January 23, 2019
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The African civet, Civettictis civetta, is one of the species that secretes civet fluid.

Civet (ZibethZibetZibetum), also known as civet musk, is the glandular secretion produced by both sexes of the civet (Viverridae).

A number of species of civet, Civettictis civetta of Ethiopia, and Viverra zibetha and Viverricula indica of India, Malaya, Indochina, and Indonesia, can yield civet oil. Most civet is however produced by civet farms in Africa, where the secreted oil is taken from the pouches of caged animals once a week.[1][2] African civets typically produce three to four grams of civet each week. In 2000, civet sold for about five hundred dollars per kilogram.[3]

Civet is a soft, almost liquid material. It is pale yellow when fresh, darkening in the light and becoming salve-like in consistency. Its odor is strong, even putrid as a pure substance, but once diluted it is pleasantly and sweetly aromatic. It is prepared for use in perfumery by solvent extraction to yield either a tincture (10 or 20 percent), an absolute, or a resinoid.[1][2]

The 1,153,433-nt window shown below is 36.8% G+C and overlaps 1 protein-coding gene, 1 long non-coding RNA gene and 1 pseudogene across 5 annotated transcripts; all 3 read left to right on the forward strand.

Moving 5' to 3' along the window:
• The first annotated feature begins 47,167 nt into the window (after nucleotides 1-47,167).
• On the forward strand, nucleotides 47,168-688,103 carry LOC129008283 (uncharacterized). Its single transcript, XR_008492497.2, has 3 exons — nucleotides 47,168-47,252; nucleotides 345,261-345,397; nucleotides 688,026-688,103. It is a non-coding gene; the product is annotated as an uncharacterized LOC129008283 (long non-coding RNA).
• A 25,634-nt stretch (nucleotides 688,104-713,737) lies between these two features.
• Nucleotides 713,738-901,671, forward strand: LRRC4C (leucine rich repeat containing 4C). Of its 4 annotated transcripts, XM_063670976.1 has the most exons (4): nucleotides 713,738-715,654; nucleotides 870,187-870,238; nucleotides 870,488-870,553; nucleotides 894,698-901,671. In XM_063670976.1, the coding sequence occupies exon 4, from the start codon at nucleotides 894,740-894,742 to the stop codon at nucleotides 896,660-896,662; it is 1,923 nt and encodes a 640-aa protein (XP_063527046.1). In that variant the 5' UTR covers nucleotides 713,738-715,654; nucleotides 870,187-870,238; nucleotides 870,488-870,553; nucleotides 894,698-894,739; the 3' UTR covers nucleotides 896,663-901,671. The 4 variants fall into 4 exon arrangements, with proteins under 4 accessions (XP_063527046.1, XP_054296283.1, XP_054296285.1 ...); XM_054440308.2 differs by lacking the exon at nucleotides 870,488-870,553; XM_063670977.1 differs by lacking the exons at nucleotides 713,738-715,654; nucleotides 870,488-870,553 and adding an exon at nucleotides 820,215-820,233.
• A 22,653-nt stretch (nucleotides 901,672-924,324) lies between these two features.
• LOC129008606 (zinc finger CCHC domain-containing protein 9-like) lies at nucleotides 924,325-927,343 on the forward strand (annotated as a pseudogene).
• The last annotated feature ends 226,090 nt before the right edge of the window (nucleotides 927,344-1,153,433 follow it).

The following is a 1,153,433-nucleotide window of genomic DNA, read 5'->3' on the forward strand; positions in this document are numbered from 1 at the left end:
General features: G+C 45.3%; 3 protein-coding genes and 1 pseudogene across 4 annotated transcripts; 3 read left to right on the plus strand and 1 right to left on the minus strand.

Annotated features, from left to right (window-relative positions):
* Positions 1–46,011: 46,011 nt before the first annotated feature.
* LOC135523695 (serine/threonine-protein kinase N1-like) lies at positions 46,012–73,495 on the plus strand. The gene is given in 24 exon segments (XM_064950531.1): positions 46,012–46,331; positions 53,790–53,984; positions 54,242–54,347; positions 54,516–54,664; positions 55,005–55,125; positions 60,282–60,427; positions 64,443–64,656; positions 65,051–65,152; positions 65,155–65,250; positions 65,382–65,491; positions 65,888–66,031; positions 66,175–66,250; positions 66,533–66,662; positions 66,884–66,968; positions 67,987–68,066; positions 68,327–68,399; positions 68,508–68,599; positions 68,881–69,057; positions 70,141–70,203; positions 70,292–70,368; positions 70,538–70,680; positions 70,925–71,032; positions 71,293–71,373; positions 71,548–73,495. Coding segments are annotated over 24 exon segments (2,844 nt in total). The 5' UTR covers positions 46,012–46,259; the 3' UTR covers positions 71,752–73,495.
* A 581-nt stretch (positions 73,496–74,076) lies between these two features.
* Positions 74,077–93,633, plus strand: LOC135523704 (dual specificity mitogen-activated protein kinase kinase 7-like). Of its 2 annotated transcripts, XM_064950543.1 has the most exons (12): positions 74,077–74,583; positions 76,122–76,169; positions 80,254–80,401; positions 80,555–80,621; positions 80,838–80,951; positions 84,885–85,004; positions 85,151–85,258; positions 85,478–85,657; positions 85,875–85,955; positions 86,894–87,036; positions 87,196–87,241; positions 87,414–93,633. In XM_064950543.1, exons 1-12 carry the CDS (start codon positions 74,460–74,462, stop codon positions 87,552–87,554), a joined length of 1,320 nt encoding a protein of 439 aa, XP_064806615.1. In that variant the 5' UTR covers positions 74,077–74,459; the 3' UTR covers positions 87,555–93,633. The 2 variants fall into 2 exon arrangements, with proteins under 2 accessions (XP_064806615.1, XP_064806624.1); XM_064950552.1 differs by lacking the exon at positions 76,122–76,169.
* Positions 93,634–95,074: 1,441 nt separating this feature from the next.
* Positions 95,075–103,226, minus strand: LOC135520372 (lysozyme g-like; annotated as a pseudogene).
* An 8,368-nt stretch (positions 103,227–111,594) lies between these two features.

The chemical in civet oil that gives it most of its distinctive odor is civetone, at a concentration of between 2.5 and 3.4 percent. The oil also includes various other ketones such as cyclopentadecanonecyclohexadecanonecycloheptadecanone, and 6-cis-cycloheptadecenone. The animal scent is reinforced by the presence of smaller amounts of indole and skatole, which in African civet are present at a concentration of about 1 percent.[1][2]

Civet has a distinctly different odor from musk and was formerly a versatile ingredient of fine fragrances. It is being displaced by 5-cyclohexadecen-1-one (Ambretone) which is more easily synthesized.[1]

Civet absolute [68916-26-7] is used as a flavor and in perfumery.[4][5]

The name derives from the Arabic zabād or sinnawr al-zabād, civet cat (Viverra civetta), by way of Old Italian zibetto and Middle French civette.[8] [9]

The 10th century Arab historian al-Masudi mentioned civet (zabāda) as a spice in his book Murūdj al-dhahab (Meadows of Gold).[10]

Civet was among the many trade items that caravans, controlled by the Ghana empires, carried from the Niger valley to North Africa.[11]

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